Tuberculosis (TB) control is an important global public health priority, since TB remains a leading cause of mortality related to an infectious disease and has major adverse economic impacts.1 The rise in rifampicin-resistant or multidrug-resistant tuberculosis (RR/MDR-TB) threatens recent gains in TB control, owing to its poor treatment outcomes, risk of epidemic spread and cost to TB control programmes.2 The complex and toxic treatment regimens required to treat RR/MDR-TB result in adverse events (AE) that affect most patients. This poses a major challenge for TB control programmes in resource-limited settings, in which the clinical capacity to manage adverse drug reactions is limited. Drug toxicity frequently undermines treatment adherence leading to partially treated infections which translate into poor long-term outcomes for individual patients and increased risk of community transmission.3 4 Despite a recent shift in WHO guidelines towards recommending better tolerated all oral regimens, serious AEs remain common. New and repurposed drugs used to treat RR/MDR-TB, such as bedaquiline and linezolid, frequently cause bone marrow suppression, peripheral neuropathy and cardiac toxicity.5 For this reason, the WHO recommends that these new drugs should only be used where adequate oversight of AEs is available.6
Even mild AEs can have serious consequences for patients.7 Non-life-threatening symptoms such as gastrointestinal discomfort and nausea can often lead to treatment interruption if patients are not adequately counselled and supported. Hence, early identification and management of AEs is a key priority for TB programmes, especially for managing RR/MDR-TB cases.6 This is especially challenging in settings with high case loads and limited human resources to counsel and support the patients. In recognition of the need for more active AE surveillance, WHO issued an ‘active TB drug-safety monitoring and management’ (aDSM) framework in 2015,8 comprising (a) active and systematic clinical and laboratory assessment of patients for AEs, (b) timely management of AEs, and (c) standardised data collection and reporting. This policy was developed to strengthen monitoring of patients taking new MDR-TB drugs such as delamanid and bedaquiline, for which limited safety data exist.5 However, in most settings, including Vietnam, the resources required to scale up aDSM within TB control programmes have been lacking. Barriers to aDSM scale-up in low-income and middle-income countries include a lack of effective processes for AE reporting by patients and TB control programmes, and limited human resource capacity to manage AEs.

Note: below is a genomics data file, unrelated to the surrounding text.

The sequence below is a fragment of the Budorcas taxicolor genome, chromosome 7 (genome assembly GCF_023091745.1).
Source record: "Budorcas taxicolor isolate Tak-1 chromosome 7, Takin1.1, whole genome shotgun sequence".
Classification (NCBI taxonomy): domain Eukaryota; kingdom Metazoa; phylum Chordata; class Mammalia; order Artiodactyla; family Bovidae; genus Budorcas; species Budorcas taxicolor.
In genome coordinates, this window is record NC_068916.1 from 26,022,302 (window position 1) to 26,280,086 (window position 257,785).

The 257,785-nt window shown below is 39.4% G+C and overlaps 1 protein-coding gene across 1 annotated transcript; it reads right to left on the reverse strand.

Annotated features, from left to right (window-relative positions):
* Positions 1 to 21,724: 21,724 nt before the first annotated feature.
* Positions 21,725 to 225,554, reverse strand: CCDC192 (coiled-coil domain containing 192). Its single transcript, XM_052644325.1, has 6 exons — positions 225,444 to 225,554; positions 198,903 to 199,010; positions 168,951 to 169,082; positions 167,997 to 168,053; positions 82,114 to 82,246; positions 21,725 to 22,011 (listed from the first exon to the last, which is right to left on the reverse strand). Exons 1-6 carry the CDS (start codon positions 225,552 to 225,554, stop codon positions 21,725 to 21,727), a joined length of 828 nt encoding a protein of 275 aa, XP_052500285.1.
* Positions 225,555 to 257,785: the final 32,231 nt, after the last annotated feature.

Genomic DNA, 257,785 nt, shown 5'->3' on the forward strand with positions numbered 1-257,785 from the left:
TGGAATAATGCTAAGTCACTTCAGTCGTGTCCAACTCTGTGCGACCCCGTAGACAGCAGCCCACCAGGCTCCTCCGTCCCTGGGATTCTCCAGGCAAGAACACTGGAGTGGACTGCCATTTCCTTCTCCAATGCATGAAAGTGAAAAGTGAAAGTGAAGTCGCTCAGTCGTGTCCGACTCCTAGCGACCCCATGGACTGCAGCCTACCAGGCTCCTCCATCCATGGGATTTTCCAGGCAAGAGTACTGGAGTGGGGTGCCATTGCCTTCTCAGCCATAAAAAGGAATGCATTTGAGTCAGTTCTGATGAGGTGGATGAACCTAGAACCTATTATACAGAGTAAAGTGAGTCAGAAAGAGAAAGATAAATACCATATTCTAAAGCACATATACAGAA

Mobile health (mHealth) is defined as the use of mobile and wireless technologies to improve healthcare.9 A growing body of literature has found mHealth technologies to be feasible and acceptable to patients with TB in resource-limited settings.10 11 WHO recently issued two policies promoting the use of digital technologies to support global TB control,12 13 and explicitly highlighted the urgent need for research to guide their implementation,14 emphasising that their implementation could reduce inequities but should not become another reason people are left behind.15 Randomised trials evaluating the impact of mHealth interventions on clinical outcomes of TB are lacking. Existing support to scale up mHealth interventions has been mixed, in some instances abandoned due to a lack of alignment and coherence with existing programme infrastructure.16 Research evaluating both the effectiveness and cost-effectiveness of mHealth interventions to support patients with TB is thus urgently needed to determine its potential impact on patient and programmatic outcomes, and importantly, to optimise TB care delivery. mHealth applications delivered through patients’ smartphones may be able to deliver individualised treatment support at scale, while linking patients with early symptoms of toxicity to healthcare providers. The real-time reporting of toxicity by patients will also foster a patient-centred approach to healthcare delivery, while providing data that will help to strengthen TB treatment programmes.
The primary objective of this study will be to evaluate the effectiveness, cost-effectiveness and affordability of a smartphone-based mHealth AE support intervention, compared with ‘standard care’ (without the mHealth intervention), on treatment success among patients treated for MDR-TB in a programmatic setting.
Methods and analysis
This is an open-label, parallel-group randomised controlled trial. Eligible patients will be individually randomised in a one-to-one ratio to either receive a smartphone-based mHealth application to support their treatment in addition to their routine care (figure 1), referred to as ‘standard care’, which comprises scheduled patient engagement support during clinic visits (figure 2). Participants will be followed for a total of 24 months after randomisation (figure 3).
Vietnam is among the top 30 high-burden TB and RR/MDR-TB countries in the world, with a recent report estimating an annual incidence rate of 176 per 100 000 population. A diagnosis of RR/MDR-TB is made in 3.6% of all new cases.17 In addition, access to mobile technology has expanded rapidly in Vietnam over the past decade. A recent survey showed that 93% of urban dwellers and 89% of rural dwellers own mobile phones—among the highest worldwide.18 19 Smartphone use is increasing rapidly—with 84% of mobile users owning a smartphone19 and 70 % of the population having access to the internet as of 2020.20